He speaks quite critically of doctors, and their approach to treating geriatric diseases. He says that in the case of his grandmother, and because she died of two of the most common causes of death; stroke and pneumonia, while doctors read this chapter, ‘they may claim, her mode of death supports their worldview and argues for vigorous intervention to treat the named pathologies in order to prolong life. To me this is more sophistry than science.’ He is criticising even his medical readers, and patronisingly assuming he knows what they are thinking and criticises any who would disagree with him. He is concerned that doctors become ‘absorbed by the riddle of disease’ and want to solve the problem rather than do what is best for the patient and the hospital. However, he contradicts himself by saying, ‘The diagnosis of disease and the quest for overcoming it with his intellect are the challenges that motivate every specialist who is good at what he does.’ If a specialist is good, because he wants to solve the riddle of disease, then does that mean he wants not good doctors treating geriatric patients, because they have no motivation to solve the problem and will let the patients die? However, he then calls the doctors who know when to stop treating older patients ‘wise physicians,’ again contradicting himself.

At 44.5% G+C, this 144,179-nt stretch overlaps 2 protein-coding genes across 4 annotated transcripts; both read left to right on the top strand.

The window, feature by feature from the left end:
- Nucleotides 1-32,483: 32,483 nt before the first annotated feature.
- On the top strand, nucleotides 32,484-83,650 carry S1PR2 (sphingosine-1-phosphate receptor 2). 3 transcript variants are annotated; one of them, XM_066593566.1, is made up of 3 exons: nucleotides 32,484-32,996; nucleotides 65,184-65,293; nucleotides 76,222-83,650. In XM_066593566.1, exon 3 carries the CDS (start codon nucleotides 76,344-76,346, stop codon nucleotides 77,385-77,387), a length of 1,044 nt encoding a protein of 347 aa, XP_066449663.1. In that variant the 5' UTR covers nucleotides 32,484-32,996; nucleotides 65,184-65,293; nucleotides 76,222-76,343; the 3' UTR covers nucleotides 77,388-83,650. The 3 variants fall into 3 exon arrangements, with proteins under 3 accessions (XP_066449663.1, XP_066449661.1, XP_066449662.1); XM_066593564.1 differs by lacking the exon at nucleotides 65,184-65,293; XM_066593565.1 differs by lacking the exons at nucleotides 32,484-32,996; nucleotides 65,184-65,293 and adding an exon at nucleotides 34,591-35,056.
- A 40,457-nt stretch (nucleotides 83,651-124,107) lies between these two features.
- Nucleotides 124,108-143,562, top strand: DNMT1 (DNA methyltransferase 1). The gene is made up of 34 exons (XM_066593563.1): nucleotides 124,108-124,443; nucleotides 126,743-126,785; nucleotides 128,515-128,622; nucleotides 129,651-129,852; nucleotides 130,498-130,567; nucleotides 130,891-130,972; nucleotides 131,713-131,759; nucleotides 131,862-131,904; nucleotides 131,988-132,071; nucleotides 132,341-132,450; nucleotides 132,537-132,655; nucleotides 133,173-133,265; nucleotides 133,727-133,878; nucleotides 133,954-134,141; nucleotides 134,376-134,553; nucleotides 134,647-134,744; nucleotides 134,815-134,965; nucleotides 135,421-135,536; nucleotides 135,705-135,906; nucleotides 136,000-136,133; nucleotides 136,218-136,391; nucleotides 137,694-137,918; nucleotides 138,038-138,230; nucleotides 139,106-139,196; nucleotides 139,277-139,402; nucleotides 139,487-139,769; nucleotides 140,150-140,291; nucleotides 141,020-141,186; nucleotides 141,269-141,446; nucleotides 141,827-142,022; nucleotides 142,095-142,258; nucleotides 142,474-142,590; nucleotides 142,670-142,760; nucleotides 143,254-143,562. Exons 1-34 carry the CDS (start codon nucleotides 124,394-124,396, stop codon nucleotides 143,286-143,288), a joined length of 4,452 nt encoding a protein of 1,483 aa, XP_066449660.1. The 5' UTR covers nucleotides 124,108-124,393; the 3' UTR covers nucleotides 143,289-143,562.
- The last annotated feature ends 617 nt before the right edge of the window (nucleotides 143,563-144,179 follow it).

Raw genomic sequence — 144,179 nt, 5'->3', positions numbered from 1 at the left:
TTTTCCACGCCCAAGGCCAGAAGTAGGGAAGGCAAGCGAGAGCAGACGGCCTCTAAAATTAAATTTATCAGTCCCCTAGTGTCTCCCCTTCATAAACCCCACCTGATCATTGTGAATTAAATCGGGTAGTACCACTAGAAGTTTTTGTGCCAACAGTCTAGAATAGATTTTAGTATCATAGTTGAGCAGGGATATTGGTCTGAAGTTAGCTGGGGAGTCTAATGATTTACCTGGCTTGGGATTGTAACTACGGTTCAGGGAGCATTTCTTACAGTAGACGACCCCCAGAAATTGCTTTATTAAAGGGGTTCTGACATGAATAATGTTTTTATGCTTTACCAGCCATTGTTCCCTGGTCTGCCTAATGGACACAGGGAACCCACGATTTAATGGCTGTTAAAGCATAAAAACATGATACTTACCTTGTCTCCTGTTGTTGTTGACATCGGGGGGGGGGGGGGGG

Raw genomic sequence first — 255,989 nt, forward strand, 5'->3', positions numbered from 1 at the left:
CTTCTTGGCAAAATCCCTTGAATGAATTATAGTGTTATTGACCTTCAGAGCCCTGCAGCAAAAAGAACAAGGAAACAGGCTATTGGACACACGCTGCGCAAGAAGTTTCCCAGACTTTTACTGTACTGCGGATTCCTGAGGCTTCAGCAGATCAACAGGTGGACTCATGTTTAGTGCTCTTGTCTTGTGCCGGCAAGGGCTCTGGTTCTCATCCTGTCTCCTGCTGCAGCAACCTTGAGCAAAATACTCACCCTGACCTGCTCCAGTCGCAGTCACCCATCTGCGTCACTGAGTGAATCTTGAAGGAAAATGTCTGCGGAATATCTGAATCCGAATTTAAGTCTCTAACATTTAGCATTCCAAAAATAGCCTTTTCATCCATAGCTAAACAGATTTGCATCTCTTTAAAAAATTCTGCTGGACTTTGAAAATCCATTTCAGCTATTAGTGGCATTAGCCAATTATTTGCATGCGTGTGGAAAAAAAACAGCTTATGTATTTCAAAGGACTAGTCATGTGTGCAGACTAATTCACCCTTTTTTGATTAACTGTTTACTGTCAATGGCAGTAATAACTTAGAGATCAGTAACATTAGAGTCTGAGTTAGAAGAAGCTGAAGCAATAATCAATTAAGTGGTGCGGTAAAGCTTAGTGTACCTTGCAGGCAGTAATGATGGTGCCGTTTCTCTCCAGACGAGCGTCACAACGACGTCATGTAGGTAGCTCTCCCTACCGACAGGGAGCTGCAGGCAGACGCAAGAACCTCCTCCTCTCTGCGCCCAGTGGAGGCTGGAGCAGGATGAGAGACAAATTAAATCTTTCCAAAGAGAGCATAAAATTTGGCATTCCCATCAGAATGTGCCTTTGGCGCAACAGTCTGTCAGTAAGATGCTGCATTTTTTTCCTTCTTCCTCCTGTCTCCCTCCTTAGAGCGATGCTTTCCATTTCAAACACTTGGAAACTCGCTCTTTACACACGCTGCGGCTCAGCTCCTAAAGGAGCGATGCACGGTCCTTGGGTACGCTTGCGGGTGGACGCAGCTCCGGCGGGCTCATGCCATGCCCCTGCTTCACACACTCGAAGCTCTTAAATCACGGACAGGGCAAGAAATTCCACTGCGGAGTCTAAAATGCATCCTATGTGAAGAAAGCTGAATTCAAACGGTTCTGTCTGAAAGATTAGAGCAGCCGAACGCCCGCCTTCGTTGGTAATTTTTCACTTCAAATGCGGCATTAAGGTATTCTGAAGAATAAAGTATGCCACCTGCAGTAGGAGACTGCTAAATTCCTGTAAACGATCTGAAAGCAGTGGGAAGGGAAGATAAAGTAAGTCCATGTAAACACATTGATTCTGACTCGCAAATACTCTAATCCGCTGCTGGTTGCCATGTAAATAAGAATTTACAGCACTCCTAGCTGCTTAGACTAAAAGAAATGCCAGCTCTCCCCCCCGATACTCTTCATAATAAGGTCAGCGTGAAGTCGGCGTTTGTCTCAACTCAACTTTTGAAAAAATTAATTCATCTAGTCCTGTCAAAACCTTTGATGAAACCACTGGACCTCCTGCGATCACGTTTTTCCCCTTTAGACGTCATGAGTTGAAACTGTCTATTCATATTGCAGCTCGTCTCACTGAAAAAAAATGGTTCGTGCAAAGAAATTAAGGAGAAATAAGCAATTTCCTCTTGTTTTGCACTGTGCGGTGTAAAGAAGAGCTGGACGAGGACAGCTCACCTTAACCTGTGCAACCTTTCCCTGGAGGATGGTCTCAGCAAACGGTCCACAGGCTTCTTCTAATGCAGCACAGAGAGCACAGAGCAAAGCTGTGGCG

His writing style at times is quite hard to follow. He jumps from one topic to another, and back again with no warning. For example, he opens talking about strokes and his grandmother. He describes strokes in detail, and the reader believes he has moved on Alzheimer’s disease, when he jumps back to talking about strokes. This happens in several different instances throughout the chapter, making it difficult to find any clear structure in the chapter, and at times, hard to follow his train of thought.